Food parcels for Amplats workers

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FoodParcelsStrikePlatinum

Independent Newspapers.

Food parcels given to mineworkers in Rustenburg, North West province. Picture: Boxer Ngwenya.

Johannesburg - Returning mineworkers received food parcels to help ease the deprivation suffered during the five-month platinum strike, Anglo American Platinum (Amplats) said on Wednesday.

“We have started with provision of food parcels from the company, health supplements, and transport relief,” spokeswoman Mpumi Sithole said.

“We understand people have been out of work for a while. The company has undertaken that people will receive their back pay within a week.”

Employees of Amplats, Impala Platinum, and Lonmin were returning to work following the signing of agreements with the Association of Mineworkers and Construction Union on Tuesday that brought the five-month strike to an end.

In terms of the agreements, which marginally differed according to the companies’ respective circumstances, employees would return to work on Wednesday.

The agreements were effective from July 1 last year for Amplats and Implats, and from October 1, 2013 for Lonmin.

The agreements were valid until June 30, 2016.

Under the deals, employees would receive back pay from the effective agreement dates until January 22, the day before the strike started.

This would be made available within a week of returning to work.

During the strike the principle of no-work, no-pay was applicable.

Sithole said she could not give precise figures of how many people had returned to work at Amplats.

“We appreciate it's not going to be something that happens overnight. We don't have the statistics, but they are coming back in their numbers.

The company would help its workers manage their debt, provide personal financial training, and legal aid for those in need.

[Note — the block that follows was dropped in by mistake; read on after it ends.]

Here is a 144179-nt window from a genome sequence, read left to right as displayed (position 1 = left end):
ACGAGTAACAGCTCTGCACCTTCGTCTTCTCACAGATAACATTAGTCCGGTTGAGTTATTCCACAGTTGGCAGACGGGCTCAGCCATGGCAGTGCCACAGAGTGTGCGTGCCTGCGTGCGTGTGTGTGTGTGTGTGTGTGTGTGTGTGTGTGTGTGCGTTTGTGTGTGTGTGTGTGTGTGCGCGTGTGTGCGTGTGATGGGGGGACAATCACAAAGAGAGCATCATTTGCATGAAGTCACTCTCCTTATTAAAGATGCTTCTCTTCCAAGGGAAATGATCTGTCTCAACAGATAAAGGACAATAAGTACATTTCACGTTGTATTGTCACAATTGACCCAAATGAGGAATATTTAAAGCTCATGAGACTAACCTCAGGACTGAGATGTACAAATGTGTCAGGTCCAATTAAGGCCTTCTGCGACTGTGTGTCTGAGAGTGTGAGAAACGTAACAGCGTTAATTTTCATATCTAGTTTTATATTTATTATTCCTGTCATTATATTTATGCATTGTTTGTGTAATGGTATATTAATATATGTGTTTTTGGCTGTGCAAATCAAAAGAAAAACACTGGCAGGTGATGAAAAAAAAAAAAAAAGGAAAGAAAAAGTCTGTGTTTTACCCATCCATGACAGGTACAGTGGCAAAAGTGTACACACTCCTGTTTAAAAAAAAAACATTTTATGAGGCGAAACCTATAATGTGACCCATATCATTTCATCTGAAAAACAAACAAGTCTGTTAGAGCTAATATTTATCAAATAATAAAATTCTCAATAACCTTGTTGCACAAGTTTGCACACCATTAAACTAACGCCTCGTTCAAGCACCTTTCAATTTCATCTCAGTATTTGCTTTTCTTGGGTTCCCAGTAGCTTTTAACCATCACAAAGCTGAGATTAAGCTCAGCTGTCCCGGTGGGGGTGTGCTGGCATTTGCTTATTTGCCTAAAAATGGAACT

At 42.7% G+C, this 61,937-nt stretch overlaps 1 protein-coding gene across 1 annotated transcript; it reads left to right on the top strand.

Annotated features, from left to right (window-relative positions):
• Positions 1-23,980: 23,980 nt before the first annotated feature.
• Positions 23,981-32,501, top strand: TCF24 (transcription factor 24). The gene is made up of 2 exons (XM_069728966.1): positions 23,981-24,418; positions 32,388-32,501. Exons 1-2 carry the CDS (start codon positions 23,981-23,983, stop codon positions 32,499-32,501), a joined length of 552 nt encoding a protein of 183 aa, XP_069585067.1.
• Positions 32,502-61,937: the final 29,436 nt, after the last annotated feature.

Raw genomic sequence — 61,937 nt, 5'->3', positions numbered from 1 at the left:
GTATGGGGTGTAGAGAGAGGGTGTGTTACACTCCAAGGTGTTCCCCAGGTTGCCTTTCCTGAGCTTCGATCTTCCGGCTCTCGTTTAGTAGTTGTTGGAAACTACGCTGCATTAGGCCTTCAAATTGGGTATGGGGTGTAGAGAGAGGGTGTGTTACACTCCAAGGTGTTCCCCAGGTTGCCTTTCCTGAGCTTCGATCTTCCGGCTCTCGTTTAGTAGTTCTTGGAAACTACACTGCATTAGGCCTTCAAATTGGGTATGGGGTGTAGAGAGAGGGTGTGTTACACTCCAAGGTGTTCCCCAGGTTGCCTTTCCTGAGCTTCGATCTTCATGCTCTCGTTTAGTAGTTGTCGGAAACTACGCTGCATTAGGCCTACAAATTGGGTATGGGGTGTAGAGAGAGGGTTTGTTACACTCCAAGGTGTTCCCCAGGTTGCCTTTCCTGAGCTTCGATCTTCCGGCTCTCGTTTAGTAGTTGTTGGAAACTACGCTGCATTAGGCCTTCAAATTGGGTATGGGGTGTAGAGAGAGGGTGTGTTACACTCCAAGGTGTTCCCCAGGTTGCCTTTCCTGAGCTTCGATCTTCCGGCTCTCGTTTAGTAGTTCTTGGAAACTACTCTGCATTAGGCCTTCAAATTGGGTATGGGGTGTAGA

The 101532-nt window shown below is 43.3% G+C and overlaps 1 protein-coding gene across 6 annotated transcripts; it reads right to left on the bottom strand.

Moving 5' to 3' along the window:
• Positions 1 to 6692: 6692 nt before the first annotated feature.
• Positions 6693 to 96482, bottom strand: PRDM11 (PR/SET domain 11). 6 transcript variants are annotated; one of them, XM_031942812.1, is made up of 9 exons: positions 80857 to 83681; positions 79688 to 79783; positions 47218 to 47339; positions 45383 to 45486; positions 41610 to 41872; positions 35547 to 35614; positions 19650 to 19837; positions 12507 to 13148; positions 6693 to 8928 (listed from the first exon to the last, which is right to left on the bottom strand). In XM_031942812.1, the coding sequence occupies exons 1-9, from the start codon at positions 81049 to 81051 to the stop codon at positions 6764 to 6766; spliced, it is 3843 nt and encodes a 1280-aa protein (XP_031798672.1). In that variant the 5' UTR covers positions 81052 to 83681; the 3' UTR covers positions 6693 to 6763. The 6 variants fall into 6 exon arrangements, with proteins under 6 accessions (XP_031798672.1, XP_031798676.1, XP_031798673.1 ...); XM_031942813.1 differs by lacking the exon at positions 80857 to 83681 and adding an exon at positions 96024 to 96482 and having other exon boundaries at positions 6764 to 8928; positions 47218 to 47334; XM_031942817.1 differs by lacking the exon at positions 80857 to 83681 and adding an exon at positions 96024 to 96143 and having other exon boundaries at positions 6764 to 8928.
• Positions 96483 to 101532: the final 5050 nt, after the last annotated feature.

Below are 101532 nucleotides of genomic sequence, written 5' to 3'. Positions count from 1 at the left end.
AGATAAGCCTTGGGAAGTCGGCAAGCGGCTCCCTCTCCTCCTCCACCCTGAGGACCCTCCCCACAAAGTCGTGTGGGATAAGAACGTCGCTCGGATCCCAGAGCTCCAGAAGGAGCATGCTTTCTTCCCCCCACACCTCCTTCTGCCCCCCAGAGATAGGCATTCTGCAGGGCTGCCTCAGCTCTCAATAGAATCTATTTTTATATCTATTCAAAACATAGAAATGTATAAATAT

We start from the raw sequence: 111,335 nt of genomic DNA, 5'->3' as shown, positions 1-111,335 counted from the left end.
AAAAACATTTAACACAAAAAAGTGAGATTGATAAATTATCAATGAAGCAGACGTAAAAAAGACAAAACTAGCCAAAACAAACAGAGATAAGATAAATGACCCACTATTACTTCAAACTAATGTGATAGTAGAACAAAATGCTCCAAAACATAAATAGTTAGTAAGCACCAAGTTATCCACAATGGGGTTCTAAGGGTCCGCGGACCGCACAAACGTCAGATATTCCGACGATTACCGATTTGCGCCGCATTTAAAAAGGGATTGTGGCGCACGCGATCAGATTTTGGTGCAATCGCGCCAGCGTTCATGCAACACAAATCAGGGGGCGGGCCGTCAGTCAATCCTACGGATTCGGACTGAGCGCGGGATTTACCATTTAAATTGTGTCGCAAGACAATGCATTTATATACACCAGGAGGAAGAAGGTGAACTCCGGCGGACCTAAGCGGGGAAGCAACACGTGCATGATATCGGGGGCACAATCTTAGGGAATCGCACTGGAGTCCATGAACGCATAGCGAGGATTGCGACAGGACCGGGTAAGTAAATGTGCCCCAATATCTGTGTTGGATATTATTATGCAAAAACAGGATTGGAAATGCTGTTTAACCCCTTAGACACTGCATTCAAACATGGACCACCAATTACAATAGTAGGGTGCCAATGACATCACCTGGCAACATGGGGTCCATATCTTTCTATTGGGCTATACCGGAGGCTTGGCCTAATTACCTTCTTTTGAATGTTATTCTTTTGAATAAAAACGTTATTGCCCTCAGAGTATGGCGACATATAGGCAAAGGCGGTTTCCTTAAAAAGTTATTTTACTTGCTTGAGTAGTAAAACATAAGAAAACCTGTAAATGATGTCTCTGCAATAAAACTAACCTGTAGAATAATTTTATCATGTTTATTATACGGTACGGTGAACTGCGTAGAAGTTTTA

Amplats was beginning its “safe return to work” programme, involving health and safety protocol and refresher training, Sithole said.

Lonmin spokeswoman Sue Vey said returning workers would have to undergo medicals and retraining before they could resume their jobs.

“We also check all work areas, to ensure they are safe, but we have been doing that throughout the strike.

“We will be ready in a couple of weeks,” she said.

Vey could not indicate how many people had returned to work, but said this information would likely be available later in the day.

Implats could not immediately be reached for comment.

Spokeswoman for the platinum producers, Charmane Russell, said in a statement on Tuesday afternoon: “Employees are expected to return to work on Wednesday, June 25, 2014, with the full resumption of operations in the coming weeks.”

The strike, which began on January 23, cost the companies lost revenue of around R24 billion, while workers lost earnings of around R10.7bn, according to the website platinumwagenegotiations.co.za.

The Association of Mineworkers and Construction Union (Amcu) had wanted a monthly basic salary of R12,500, which the producers maintained was unaffordable.

Amcu president Joseph Mathunjwa said on Tuesday that in terms of the agreement, entry-level workers would receive increases of up to 18 percent.

“No worker in the platinum sector will earn less than R8000 as a basic salary, which is a breakthrough... Amcu is committed to make sure R12,500 minimum wage is reached by 2017,” he said.

Political parties, trade unions, business organisations, and President Jacob Zuma were among those who had welcomed the end of the strike. - Sapa


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